Created for Work? The Cost of Leisure and the Privilege of Work in Antiquity and Today

Created for Work? The Cost of Leisure and the Privilege of Work in Antiquity and Today October 6, 2021

The Aegean beach vacation seemed perfect at first, a welcome respite, a break from the hard labor that they knew was looming ahead. But as the days of waiting turned into weeks, the vacation turned into a nightmare from which they could not escape. Walks on the beach, so magical at first, were now just one mindless activity that they still did, just to feel like they were doing something. Sometimes, it appears, it takes the excess of leisure to make people value work.

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(Not the beach in the story, but similar to it: the Karthaía Beach archaeological site in the Aegean, where many people have taken leisurely or busy walks since the Geometric period)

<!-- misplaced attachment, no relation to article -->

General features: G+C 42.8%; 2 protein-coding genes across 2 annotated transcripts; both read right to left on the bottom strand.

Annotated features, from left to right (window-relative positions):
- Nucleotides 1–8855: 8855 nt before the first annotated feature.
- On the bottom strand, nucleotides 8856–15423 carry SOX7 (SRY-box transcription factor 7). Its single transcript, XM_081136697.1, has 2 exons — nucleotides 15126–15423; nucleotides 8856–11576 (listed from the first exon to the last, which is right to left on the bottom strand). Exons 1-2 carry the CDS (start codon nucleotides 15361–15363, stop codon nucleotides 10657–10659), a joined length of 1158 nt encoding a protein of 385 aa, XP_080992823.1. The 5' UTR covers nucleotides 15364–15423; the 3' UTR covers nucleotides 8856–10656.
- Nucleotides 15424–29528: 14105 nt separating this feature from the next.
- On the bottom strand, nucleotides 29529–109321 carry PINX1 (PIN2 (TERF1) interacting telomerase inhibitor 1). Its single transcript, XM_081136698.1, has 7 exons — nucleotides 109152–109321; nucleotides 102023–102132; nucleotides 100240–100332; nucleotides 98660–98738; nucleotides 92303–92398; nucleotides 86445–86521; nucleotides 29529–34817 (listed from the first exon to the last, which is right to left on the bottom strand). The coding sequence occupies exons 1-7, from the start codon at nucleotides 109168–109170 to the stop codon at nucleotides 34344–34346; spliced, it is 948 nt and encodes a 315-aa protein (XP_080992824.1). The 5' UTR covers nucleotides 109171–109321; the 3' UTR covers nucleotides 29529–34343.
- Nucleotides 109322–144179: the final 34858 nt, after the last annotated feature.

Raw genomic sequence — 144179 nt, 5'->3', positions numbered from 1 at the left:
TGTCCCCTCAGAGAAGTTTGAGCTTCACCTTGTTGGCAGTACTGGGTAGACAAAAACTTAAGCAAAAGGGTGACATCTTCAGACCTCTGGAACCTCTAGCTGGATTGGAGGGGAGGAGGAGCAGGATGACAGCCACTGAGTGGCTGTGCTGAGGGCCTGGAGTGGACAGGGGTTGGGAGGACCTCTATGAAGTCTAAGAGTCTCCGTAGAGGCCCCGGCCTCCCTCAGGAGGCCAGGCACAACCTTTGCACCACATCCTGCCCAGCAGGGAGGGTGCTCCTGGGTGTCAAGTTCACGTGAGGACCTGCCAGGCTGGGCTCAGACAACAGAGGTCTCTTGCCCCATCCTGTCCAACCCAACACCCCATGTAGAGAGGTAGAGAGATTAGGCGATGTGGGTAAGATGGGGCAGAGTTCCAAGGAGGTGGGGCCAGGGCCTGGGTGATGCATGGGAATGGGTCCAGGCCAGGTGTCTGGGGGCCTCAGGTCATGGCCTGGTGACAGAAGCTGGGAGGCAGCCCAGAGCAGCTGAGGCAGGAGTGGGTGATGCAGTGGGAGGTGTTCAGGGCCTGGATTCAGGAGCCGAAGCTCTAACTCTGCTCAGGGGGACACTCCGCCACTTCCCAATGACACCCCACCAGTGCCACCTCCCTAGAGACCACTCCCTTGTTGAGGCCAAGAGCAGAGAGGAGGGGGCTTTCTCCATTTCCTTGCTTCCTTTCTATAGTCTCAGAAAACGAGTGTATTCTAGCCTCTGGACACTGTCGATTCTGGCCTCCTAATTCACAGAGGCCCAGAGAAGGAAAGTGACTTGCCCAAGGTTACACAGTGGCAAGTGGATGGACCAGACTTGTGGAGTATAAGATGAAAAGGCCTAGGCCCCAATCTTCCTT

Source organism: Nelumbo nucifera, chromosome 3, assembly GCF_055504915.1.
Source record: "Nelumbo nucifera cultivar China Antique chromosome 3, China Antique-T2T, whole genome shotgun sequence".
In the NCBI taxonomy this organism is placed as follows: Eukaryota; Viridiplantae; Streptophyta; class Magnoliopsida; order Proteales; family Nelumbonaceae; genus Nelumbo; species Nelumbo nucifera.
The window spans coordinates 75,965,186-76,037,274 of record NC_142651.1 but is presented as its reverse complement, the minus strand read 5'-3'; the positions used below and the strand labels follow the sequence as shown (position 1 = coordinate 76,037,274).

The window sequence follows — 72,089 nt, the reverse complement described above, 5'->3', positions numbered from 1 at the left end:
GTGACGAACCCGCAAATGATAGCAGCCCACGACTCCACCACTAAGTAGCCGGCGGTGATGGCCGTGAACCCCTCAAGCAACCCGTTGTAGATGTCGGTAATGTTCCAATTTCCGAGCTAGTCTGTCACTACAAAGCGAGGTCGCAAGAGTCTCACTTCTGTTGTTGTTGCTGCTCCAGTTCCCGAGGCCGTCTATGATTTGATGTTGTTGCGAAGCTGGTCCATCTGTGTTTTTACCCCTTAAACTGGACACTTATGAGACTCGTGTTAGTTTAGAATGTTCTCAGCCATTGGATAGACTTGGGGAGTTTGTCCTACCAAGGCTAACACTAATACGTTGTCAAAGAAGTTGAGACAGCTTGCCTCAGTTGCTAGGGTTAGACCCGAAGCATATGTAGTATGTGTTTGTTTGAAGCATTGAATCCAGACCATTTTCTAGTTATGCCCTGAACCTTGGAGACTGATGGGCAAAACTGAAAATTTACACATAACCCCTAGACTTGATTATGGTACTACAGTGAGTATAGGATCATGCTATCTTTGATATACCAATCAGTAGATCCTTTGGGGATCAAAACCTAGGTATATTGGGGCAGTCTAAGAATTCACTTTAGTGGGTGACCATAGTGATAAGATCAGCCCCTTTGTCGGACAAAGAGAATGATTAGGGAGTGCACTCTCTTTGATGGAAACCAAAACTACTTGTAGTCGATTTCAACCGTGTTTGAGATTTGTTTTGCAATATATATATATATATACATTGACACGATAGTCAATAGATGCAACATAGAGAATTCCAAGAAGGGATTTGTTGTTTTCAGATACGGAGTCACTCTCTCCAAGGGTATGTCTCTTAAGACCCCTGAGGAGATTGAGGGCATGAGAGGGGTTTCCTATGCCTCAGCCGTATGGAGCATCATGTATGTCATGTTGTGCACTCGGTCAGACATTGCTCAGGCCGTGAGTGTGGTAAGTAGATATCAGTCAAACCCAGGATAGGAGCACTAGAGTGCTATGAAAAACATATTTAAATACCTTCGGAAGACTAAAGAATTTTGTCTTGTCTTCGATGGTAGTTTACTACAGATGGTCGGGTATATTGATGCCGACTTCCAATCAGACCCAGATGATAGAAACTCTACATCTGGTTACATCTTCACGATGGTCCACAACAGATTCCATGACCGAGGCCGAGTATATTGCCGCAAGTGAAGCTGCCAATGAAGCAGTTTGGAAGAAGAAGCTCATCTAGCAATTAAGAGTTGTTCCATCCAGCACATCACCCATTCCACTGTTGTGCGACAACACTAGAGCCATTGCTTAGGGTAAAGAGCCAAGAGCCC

Such reflections on leisure and work may seem apropos right now, as millions of students, teachers, and professors have been back in school for a month or two (depending on your location), and the laid-back summertime routines and glorious beach vacations have given way to the much busier schedules of the regular school year. And yet, reminding us of the timeless nature of the tension between work and leisure, the scenario described above comes from a second century BCE tragedy Iphigenia, by the leading Roman poet of the day, Ennius. Only fragments from the tragedy survive, and the most famous of those is a mournful speech delivered by the chorus of Greek soldiers stuck on the beach, remarking on the aimlessness, yet also the necessity, of continuing to pace from one area of the beach to another, just to do something.